One of South Africa’s most familiar garden birds, the Cape Wagtail is usually seen in pairs of small family groups, and named for the family’s characteristic “pumping” of the tail while sitting or walking. They occupy any natural habitat that offers open ground near or adjacent to even the smallest water source (they love to bath) and have adapted superbly to farms, parks and gardens. Cape Wagtails feed primarily on insects and other invertebrates, as well as human scraps in urban settings. Adults are about 20cm long and weigh around 21g.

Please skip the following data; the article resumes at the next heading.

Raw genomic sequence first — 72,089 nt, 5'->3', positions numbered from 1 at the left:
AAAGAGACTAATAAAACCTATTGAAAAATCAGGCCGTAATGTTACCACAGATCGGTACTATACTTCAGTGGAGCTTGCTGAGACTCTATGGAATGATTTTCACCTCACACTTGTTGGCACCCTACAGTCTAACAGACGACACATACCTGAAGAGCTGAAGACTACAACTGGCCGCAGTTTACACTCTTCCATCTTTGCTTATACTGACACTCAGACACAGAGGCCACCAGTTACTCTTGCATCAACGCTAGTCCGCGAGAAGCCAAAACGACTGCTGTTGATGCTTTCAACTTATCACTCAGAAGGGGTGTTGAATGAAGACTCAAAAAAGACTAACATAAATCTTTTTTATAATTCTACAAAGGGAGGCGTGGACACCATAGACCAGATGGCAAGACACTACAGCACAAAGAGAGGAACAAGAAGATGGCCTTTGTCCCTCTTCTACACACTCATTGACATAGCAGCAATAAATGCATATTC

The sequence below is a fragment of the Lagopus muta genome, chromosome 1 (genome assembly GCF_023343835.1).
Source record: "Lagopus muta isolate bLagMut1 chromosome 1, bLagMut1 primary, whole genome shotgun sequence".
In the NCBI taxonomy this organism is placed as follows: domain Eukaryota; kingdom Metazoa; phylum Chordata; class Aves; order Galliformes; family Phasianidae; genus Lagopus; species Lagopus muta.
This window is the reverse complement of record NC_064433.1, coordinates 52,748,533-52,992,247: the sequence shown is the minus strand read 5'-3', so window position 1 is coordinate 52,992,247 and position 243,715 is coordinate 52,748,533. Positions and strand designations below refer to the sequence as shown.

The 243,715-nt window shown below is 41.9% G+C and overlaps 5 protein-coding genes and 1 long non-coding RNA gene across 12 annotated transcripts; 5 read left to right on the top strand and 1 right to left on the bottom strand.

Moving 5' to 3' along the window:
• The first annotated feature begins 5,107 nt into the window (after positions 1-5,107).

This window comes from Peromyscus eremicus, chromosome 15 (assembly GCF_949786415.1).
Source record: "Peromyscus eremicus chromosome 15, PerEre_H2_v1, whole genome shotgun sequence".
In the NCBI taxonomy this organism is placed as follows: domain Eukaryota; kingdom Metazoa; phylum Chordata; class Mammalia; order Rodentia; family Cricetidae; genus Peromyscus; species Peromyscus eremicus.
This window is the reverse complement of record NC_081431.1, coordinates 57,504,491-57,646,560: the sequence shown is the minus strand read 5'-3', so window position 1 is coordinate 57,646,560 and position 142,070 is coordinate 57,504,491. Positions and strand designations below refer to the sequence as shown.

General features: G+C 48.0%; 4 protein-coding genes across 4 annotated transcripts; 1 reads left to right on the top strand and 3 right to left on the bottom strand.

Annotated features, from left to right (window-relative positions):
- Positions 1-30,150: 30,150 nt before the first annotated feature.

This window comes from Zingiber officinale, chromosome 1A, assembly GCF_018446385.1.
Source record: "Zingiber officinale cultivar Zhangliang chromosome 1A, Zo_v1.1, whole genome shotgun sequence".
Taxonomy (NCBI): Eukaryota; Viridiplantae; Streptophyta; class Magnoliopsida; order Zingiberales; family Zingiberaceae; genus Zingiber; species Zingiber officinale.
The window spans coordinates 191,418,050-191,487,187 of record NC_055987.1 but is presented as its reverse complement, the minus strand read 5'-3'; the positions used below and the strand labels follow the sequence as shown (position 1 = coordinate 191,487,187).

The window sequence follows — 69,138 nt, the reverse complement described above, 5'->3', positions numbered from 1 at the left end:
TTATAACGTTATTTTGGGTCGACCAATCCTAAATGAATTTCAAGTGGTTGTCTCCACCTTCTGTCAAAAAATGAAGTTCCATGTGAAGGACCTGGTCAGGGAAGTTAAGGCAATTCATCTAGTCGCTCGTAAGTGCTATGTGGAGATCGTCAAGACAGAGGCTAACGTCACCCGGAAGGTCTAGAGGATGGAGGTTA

While there is a distinct peak in breeding attempts during spring and early summer, Cape Wagtails have been recorded as breeding throughout the year. Their nests are built in trees, bushes or earthen walls, and even in man-made structures, using a wide range of plant and other materials, Monogamous pairs stay together through several successive breeding seasons, raising clutches of 1-5 chicks that hatch after an incubation period of two weeks. The chicks leave the nest at around two weeks old but only become independent of their parents about 6 weeks later.
Cape Wagtails are patchily distributed from Kenya and Uganda to southern Africa. It occurs virtually all over South Africa and is listed as being of least concern by the IUCN, having recovered from a population decline following the introduction of domestic insecticides in the 1950’s and 60’s.